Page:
We thought the deep freeze predicted by the Observer and others for book publishing this winter would result in more boring blockbuster-hopeful books and lower advances for new and middle-range authors. But a publishing company temporarily suspending the buying of new books is even worse. Houghton Mifflin Harcourt, reports the NYT, the "publisher of authors including Philip Roth, Jonathan Safran Foer, Günter Grass and J. R. R. Tolkien, has temporarily suspended acquisitions of new manuscripts." Yet another disaster for people who write for a living, and one less option for laid-off and underemployed professional typists who thought that "getting a book proposal together" might be a decent career move.According to Josef Blumenfeld, vice president of communications:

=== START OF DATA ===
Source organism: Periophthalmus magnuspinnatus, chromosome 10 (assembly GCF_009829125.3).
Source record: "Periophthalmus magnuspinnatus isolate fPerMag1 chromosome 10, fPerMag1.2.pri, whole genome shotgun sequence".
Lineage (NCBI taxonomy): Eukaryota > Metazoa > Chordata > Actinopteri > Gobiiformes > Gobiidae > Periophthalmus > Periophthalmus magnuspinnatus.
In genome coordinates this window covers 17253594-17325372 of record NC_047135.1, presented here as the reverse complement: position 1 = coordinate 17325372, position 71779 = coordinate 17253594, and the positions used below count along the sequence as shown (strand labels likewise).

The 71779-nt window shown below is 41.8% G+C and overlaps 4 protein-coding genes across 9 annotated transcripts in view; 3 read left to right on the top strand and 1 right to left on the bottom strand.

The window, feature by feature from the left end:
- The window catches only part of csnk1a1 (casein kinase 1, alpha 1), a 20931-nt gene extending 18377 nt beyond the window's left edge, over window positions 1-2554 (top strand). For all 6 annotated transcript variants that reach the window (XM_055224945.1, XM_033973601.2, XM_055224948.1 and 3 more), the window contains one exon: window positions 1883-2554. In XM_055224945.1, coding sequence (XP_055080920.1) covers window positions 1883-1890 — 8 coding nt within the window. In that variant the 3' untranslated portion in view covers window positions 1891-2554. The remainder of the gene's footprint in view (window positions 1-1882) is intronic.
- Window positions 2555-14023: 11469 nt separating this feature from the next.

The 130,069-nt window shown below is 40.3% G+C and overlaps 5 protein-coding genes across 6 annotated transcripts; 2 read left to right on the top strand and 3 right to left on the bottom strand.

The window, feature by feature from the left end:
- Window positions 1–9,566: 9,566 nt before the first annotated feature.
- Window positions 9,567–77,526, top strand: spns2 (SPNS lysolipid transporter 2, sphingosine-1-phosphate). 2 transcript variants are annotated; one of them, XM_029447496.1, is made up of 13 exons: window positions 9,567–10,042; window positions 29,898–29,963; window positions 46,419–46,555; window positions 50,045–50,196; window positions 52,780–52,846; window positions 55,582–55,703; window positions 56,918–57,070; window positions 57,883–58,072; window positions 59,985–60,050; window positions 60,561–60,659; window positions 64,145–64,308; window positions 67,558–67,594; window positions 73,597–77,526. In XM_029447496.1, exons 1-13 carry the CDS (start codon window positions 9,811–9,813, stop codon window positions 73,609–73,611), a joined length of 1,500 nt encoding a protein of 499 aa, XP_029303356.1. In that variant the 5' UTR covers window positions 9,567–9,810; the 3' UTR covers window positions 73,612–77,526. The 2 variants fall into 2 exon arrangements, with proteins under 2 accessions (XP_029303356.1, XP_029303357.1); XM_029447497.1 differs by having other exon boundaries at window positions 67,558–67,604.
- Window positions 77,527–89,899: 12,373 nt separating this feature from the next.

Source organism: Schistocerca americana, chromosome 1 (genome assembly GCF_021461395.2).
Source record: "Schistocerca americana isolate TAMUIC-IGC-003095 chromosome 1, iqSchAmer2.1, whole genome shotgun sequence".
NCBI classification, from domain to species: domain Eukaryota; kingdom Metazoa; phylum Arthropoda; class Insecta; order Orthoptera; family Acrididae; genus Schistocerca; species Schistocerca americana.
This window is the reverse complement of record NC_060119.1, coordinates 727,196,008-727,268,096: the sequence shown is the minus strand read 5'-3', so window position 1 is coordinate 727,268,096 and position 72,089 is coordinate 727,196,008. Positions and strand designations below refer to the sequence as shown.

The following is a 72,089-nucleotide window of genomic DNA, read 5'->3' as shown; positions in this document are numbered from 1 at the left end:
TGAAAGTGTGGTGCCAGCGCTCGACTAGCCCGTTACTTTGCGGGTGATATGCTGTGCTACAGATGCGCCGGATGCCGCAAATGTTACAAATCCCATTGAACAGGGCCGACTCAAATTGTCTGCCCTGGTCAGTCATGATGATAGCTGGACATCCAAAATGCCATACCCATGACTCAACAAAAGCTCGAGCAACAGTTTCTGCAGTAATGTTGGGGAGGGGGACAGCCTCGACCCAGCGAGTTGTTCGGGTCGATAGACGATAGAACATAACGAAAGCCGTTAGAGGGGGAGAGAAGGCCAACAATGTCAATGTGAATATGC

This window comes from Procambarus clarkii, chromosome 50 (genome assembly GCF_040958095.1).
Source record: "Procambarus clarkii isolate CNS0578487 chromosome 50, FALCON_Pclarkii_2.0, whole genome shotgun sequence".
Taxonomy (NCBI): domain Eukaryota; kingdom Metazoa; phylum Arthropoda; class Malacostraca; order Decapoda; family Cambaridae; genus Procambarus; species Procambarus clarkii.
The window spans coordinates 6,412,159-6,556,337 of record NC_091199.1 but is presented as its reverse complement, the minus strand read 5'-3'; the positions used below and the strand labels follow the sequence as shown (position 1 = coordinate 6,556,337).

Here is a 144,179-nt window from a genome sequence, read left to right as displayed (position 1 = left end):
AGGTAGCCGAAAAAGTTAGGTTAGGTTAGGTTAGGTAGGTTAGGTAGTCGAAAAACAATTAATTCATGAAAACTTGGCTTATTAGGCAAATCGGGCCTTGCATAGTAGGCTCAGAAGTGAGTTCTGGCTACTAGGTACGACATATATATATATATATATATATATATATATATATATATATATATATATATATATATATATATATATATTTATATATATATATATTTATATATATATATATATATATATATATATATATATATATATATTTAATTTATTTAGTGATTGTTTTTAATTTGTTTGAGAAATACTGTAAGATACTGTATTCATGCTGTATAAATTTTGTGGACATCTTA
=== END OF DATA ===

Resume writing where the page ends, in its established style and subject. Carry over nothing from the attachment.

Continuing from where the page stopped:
“There is a freeze-lite,” he said. “There is a way in so it is not a hard freeze but for right now, there is a temporary — call it a freeze if you want.”

He said he could not be specific about what criteria would govern decisions about what manuscripts to buy, but said that editors would have to prove to an acquisitions committee that the book showed concrete evidence of “market interest.”

Predicting the "market interest" most books, of course, has always been next to impossible—hence the "throw stuff at the wall and see what sticks" model of book publishing.